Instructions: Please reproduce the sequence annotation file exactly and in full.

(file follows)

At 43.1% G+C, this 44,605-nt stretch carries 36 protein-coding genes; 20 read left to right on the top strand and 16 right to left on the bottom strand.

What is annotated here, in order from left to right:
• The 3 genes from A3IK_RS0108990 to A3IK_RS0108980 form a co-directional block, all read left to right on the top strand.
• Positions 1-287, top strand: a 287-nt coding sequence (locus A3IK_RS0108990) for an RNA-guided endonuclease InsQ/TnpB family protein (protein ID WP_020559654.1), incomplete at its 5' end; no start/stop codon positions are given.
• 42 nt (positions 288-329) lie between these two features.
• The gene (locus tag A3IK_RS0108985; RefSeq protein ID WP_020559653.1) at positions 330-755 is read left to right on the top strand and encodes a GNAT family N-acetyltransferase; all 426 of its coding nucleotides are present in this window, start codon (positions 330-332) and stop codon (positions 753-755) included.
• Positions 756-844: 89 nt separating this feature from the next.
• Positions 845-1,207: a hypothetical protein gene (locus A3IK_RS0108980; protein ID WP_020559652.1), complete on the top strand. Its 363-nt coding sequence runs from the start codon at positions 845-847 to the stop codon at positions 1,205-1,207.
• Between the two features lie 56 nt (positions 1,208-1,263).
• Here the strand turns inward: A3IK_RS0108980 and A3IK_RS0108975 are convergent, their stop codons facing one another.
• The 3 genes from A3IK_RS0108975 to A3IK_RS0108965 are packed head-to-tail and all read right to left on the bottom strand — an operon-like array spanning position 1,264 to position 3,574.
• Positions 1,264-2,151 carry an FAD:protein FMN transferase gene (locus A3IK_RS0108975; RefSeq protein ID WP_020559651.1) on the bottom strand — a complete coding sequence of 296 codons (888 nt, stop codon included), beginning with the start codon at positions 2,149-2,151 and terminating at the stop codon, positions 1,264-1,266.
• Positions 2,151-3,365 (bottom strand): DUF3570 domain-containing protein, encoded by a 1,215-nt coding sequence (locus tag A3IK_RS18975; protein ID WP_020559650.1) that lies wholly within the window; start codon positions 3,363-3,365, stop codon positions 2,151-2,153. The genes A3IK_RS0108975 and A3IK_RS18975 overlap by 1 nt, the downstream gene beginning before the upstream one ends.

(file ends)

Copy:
At 43.1% G+C, this 44,605-nt stretch carries 36 protein-coding genes; 20 read left to right on the top strand and 16 right to left on the bottom strand.

What is annotated here, in order from left to right:
• The 3 genes from A3IK_RS0108990 to A3IK_RS0108980 form a co-directional block, all read left to right on the top strand.
• Positions 1-287, top strand: a 287-nt coding sequence (locus A3IK_RS0108990) for an RNA-guided endonuclease InsQ/TnpB family protein (protein ID WP_020559654.1), incomplete at its 5' end; no start/stop codon positions are given.
• 42 nt (positions 288-329) lie between these two features.
• The gene (locus tag A3IK_RS0108985; RefSeq protein ID WP_020559653.1) at positions 330-755 is read left to right on the top strand and encodes a GNAT family N-acetyltransferase; all 426 of its coding nucleotides are present in this window, start codon (positions 330-332) and stop codon (positions 753-755) included.
• Positions 756-844: 89 nt separating this feature from the next.
• Positions 845-1,207: a hypothetical protein gene (locus A3IK_RS0108980; protein ID WP_020559652.1), complete on the top strand. Its 363-nt coding sequence runs from the start codon at positions 845-847 to the stop codon at positions 1,205-1,207.
• Between the two features lie 56 nt (positions 1,208-1,263).
• Here the strand turns inward: A3IK_RS0108980 and A3IK_RS0108975 are convergent, their stop codons facing one another.
• The 3 genes from A3IK_RS0108975 to A3IK_RS0108965 are packed head-to-tail and all read right to left on the bottom strand — an operon-like array spanning position 1,264 to position 3,574.
• Positions 1,264-2,151 carry an FAD:protein FMN transferase gene (locus A3IK_RS0108975; RefSeq protein ID WP_020559651.1) on the bottom strand — a complete coding sequence of 296 codons (888 nt, stop codon included), beginning with the start codon at positions 2,149-2,151 and terminating at the stop codon, positions 1,264-1,266.
• Positions 2,151-3,365 (bottom strand): DUF3570 domain-containing protein, encoded by a 1,215-nt coding sequence (locus tag A3IK_RS18975; protein ID WP_020559650.1) that lies wholly within the window; start codon positions 3,363-3,365, stop codon positions 2,151-2,153. The genes A3IK_RS0108975 and A3IK_RS18975 overlap by 1 nt, the downstream gene beginning before the upstream one ends.